Friday, March 25, 2011

We Don't Write Anymore

Yesterday I was going through several boxes of old documents in my seemingly endless campaign to get organized. One box was from 2002, the year of conflict in the Sons of Confederate Veterans. I had a bunch of newspaper clippings, a couple of the SPLC's Intelligence Report magazine (Don't laugh, one had a good picture of me), a few letters, and a stack of e-mails that I had printed. The letters were a mixed group. A couple of nasty ones and a few thank you type letters. The e-mails were interesting. A mixture of hate mail, condemnation resolutions, and a scattering of nice messages.

Why did I print those messages and why do I keep them? Great question and it is the heart of my post this morning. I keep those messages so that on those days that I wonder what I have done in life, I can read them. Nothing beats holding a piece of paper in your hand and reading. I'm sorry, but sitting in front of the computer reading an e-mail or reading a text message on your phone does not compare to the visceral experience of holding a letter and reading it.

Nobody writes letters anymore, ask the Post Office. It's much easier to e-mail or text. the problem with those messages is here today, gone tomorrow. If in a few months, you are trying to remember an emotional moment, it's easier to have that piece of paper.

In my briefcase, I carry an assortment of papers that I consider dear to me. There are a few photographs, a few articles clipped from various publications, and some letters and notes that I have received. I think that one of the measures of our lives is the impact that we have on the lives of others, good or bad. Among the papers in my collection is a 25 year old Thank You letter from an employee who worked for me at Casa Gallardo from 1983 until I left there in early 1986. I have a note from our VP at Casa congratulating me on a new training program that I had started. I have a couple of e-mails that I have printed and a few other Thank You notes. I recently added a Thank You note from a customer to my collection. I don't think that I did anything spectacular, but it was a great note.

In my vast accumulation/collection of stuff, I have a large envelope of photographs and a few documents that I purchased at an estate auction. Estate sales are usually pretty sad. A lot of times there are no relatives left and everything is auctioned off to strangers. The packet that I have are photographs and documents from a guy's service in World War 2. In there is a telegram from 1944, so he kept it for a while. The telegram was from his wife to him in Europe. It read "Son Born. You are more than ever in my thoughts at this time. All our love." WOW! I would have kept that one too.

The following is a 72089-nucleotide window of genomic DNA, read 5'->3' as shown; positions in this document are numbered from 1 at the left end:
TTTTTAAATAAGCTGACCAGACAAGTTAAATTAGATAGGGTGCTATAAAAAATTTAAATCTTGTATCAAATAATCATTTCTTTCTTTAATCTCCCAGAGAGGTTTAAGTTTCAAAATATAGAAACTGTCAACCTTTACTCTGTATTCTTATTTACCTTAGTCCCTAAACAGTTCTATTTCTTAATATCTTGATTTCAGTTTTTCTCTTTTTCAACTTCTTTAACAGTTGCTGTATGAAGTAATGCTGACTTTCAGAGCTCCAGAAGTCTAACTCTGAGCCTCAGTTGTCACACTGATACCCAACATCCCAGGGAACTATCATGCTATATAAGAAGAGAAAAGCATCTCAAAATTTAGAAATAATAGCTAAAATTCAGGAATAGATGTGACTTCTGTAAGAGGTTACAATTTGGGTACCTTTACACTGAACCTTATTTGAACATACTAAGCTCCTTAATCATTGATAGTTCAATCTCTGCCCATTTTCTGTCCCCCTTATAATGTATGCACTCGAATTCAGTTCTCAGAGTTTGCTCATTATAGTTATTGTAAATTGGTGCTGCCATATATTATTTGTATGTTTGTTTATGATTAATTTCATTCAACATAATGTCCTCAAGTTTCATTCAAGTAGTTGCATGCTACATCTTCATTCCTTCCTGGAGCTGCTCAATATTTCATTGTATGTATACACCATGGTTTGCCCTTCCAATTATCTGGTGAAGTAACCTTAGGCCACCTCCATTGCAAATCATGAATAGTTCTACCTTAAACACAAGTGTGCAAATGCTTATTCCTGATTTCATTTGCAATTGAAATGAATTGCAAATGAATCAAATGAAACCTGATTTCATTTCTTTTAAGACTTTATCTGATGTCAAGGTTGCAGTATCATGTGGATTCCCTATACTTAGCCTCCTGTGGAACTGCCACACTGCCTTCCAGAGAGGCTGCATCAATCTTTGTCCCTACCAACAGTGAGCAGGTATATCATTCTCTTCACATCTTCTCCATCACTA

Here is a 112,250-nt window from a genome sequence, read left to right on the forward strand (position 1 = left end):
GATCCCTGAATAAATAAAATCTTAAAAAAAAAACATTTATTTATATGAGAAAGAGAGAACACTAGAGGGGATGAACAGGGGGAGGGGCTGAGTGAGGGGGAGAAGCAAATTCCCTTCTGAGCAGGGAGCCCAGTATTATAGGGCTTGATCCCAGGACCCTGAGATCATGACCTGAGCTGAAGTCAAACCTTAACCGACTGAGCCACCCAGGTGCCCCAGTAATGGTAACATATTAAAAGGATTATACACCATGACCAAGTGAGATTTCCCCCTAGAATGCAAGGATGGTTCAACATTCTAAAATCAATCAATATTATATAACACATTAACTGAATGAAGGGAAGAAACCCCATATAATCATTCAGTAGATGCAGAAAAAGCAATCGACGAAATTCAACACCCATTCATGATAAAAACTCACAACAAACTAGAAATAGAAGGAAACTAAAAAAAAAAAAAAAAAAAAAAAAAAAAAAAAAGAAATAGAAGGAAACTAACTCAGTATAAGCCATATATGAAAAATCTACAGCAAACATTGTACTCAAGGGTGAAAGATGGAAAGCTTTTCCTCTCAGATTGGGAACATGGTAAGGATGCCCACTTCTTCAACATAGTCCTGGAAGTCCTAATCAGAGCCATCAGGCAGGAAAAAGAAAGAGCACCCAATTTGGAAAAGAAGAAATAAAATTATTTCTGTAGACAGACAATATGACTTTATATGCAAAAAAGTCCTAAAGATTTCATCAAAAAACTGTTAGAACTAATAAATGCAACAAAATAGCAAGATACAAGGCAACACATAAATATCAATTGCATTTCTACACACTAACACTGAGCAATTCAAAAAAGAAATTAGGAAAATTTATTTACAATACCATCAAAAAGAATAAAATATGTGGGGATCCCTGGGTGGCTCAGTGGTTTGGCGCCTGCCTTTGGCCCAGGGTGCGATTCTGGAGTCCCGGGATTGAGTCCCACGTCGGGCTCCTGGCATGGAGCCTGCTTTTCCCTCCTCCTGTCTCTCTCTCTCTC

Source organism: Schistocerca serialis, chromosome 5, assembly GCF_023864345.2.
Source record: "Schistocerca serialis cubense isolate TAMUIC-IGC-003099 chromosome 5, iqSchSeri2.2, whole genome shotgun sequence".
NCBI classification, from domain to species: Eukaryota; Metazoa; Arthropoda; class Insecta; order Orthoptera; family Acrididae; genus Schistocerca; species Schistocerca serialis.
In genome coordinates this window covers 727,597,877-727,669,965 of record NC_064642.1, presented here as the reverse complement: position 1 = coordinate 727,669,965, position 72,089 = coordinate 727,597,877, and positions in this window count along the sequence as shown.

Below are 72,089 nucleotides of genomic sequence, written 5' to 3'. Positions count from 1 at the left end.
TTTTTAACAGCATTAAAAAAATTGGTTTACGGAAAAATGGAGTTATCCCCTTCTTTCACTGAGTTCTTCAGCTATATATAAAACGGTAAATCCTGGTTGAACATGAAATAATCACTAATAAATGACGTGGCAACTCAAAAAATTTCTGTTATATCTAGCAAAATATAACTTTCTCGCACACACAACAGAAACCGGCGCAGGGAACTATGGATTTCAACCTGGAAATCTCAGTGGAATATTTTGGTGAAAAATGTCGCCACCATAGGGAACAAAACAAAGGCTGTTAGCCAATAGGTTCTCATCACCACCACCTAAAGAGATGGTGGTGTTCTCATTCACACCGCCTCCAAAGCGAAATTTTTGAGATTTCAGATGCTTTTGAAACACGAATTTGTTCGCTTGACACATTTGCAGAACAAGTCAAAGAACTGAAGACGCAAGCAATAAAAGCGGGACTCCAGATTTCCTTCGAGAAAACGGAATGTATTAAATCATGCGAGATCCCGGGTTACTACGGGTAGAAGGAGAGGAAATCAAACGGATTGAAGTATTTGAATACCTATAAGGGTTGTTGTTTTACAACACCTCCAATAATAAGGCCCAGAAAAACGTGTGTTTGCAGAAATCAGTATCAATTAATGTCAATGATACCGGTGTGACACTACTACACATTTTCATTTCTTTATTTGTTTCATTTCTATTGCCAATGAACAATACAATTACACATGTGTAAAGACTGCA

Today we send e-mails, texts, and for those times that electronic messages won't work, we buy a card. Hallmark has cards for almost all events, but I was told last week that there are a few not covered. The Thank You note that I received was a good card. Why is it in my briefcase?? Because the sender took the time to write a couple of paragraphs inside and that's what turned a good card into a great card. It made my day. If you were the sender, Thank You.

Remember love letters? Does anyone write those anymore? My personal feeling about this is that women tell men that they want us to be more romantic, but then ignore us when we try to do something romantic. There have been four women in my life in the last forty years to whom I have written what would qualify as a love letter. To say the response from each of those was minimal to non-existent would be an understatement. There's a great Valentine's Day and love letter story in there, but it will have to wait for another post.

Napoleon, another short guy with a short temper, was a prolific love letter writer. I have a couple of books that are love letter collections, he's in them. He wrote great stuff! Based on his letters, Josephine didn't respond any better than most women today. There is a relationship worth reading about.

So what's the point of all this?? Have you sent anything that a person might keep for the rest of their life? Give it a try. Write someone a letter, you will both feel better. If you are sending a card, take the time to personalize it. Just writing "Love You", "Miss You","Get Well", and other assorted banalities does not qualify.

What's it all mean for me? If I start believing in reincarnation and come back for a second life, I want to find that one woman who will read what I write and appreciate it enough to write back. We all have our dreams!


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